Monday, November 30, 2009

Campsis radicans


Trumpet creeper is a rampant, fast-growing vine, native to the Southeast but commonly cultivated eslewhere for its big, showy flowers. Like other members of its family (such as the catalpa tree), the flowers are tube or trumpet shaped. Trumpet creeper can easily scale the height of even the tallest trees and is commonly seen covering telephone poles. The leaves are compound and up to 1 foot in length, and the vine produces large, banana-shaped seed pods in late summer. The vines are perennial and become woody over time, putting them with other lianas such as Berchemia scandens and poison ivy.

Carya cordiformis


I think it's neat to find this tree growing in Friendswood. It's a type of hickory called bitternut hickory. It ranges all the way from southern Canada to East Texas and is typically found in bottomlands and even swamps (it's also called swamp hickory). The nuts of this tree are, as the name implies, bitter and mostly inedible. They look like smallish (around 1 inch in diameter), round pecans with a thin, four-segmented husk. The pecan is actually also a hickory (Carya illinoiensis). The leaves of the bitternut hickory I found were around a foot in length. One distinctive characteristic is the bright orange buds. The specimen I found had been hacked down but I'm hoping to find a nice mature one somewhere as they are supposed to be one of the tallest hickories growing up to 100ft tall.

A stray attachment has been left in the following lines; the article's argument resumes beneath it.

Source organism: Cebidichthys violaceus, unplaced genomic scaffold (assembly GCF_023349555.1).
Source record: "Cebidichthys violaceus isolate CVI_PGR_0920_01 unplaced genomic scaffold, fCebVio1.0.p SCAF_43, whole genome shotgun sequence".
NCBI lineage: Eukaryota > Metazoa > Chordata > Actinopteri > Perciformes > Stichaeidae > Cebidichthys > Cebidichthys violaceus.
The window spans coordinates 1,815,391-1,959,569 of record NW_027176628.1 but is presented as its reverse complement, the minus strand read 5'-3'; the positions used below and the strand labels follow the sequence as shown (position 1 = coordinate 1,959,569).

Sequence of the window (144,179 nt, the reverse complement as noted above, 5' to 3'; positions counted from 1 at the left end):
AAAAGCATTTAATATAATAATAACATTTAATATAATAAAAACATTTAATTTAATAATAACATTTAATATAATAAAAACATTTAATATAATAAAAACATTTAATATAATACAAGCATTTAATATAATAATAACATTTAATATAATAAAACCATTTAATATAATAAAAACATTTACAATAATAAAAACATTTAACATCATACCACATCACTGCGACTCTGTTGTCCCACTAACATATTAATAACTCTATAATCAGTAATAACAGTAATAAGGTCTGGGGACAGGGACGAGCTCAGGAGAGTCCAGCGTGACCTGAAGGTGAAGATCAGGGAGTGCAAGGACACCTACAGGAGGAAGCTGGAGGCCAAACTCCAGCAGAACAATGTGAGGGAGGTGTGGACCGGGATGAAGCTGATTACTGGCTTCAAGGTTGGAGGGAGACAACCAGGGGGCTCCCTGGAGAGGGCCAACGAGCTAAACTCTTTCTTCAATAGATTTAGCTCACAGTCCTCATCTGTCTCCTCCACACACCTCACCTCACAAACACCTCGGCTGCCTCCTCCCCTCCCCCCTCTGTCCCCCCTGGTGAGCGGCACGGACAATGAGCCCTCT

Saturday, November 28, 2009

Forestiera ligustrina


I have to admit, I am uncertain of the species identification of this plant. Forestiera pubescens is the species I'm most familiar with and the plants that grow around here look an awful lot like the the F. pubescens common to Central Texas. However, based on the species distribution and local habitat, this plant is more likely F. ligustrina (aka Swamp privet) which is native to the Southeast.

In any case, this is an understory shrub in the same family as the very invastive Ligustrum. The stems tend to grow at right angles to each other, giving other species of Forestiera the common name "elbow bush". The flowers are yellow and insignificant. I don't know how large this shrub grows as there is not much info on the web. The leaves are about 1 inch in length with a dentate edge. I was lucky enough to find one in fruit.